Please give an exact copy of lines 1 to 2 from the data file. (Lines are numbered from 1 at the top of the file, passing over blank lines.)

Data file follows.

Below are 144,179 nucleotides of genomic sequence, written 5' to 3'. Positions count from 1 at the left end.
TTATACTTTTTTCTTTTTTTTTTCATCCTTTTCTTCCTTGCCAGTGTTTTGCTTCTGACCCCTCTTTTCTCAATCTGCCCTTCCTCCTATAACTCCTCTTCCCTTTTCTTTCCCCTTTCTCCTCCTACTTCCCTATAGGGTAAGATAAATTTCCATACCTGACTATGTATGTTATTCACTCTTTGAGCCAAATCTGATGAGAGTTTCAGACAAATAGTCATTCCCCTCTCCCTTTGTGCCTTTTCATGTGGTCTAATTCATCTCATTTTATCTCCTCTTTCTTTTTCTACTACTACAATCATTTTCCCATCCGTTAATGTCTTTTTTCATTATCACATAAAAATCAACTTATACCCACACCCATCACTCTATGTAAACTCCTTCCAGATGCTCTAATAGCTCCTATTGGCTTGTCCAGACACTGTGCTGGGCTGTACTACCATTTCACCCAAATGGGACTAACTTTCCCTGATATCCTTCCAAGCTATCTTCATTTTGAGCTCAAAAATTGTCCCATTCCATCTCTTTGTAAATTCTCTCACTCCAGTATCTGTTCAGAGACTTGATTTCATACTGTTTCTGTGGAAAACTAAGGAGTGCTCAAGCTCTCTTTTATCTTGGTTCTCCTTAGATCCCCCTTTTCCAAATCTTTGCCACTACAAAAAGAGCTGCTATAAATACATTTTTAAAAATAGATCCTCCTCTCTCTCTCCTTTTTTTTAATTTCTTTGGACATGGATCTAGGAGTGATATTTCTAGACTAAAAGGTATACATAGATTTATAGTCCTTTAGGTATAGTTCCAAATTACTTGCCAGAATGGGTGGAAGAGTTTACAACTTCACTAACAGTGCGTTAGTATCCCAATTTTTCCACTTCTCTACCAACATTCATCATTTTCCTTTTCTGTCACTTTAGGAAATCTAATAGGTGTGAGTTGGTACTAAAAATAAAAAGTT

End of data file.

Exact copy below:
Below are 144,179 nucleotides of genomic sequence, written 5' to 3'. Positions count from 1 at the left end.
TTATACTTTTTTCTTTTTTTTTTCATCCTTTTCTTCCTTGCCAGTGTTTTGCTTCTGACCCCTCTTTTCTCAATCTGCCCTTCCTCCTATAACTCCTCTTCCCTTTTCTTTCCCCTTTCTCCTCCTACTTCCCTATAGGGTAAGATAAATTTCCATACCTGACTATGTATGTTATTCACTCTTTGAGCCAAATCTGATGAGAGTTTCAGACAAATAGTCATTCCCCTCTCCCTTTGTGCCTTTTCATGTGGTCTAATTCATCTCATTTTATCTCCTCTTTCTTTTTCTACTACTACAATCATTTTCCCATCCGTTAATGTCTTTTTTCATTATCACATAAAAATCAACTTATACCCACACCCATCACTCTATGTAAACTCCTTCCAGATGCTCTAATAGCTCCTATTGGCTTGTCCAGACACTGTGCTGGGCTGTACTACCATTTCACCCAAATGGGACTAACTTTCCCTGATATCCTTCCAAGCTATCTTCATTTTGAGCTCAAAAATTGTCCCATTCCATCTCTTTGTAAATTCTCTCACTCCAGTATCTGTTCAGAGACTTGATTTCATACTGTTTCTGTGGAAAACTAAGGAGTGCTCAAGCTCTCTTTTATCTTGGTTCTCCTTAGATCCCCCTTTTCCAAATCTTTGCCACTACAAAAAGAGCTGCTATAAATACATTTTTAAAAATAGATCCTCCTCTCTCTCTCCTTTTTTTTAATTTCTTTGGACATGGATCTAGGAGTGATATTTCTAGACTAAAAGGTATACATAGATTTATAGTCCTTTAGGTATAGTTCCAAATTACTTGCCAGAATGGGTGGAAGAGTTTACAACTTCACTAACAGTGCGTTAGTATCCCAATTTTTCCACTTCTCTACCAACATTCATCATTTTCCTTTTCTGTCACTTTAGGAAATCTAATAGGTGTGAGTTGGTACTAAAAATAAAAAGTT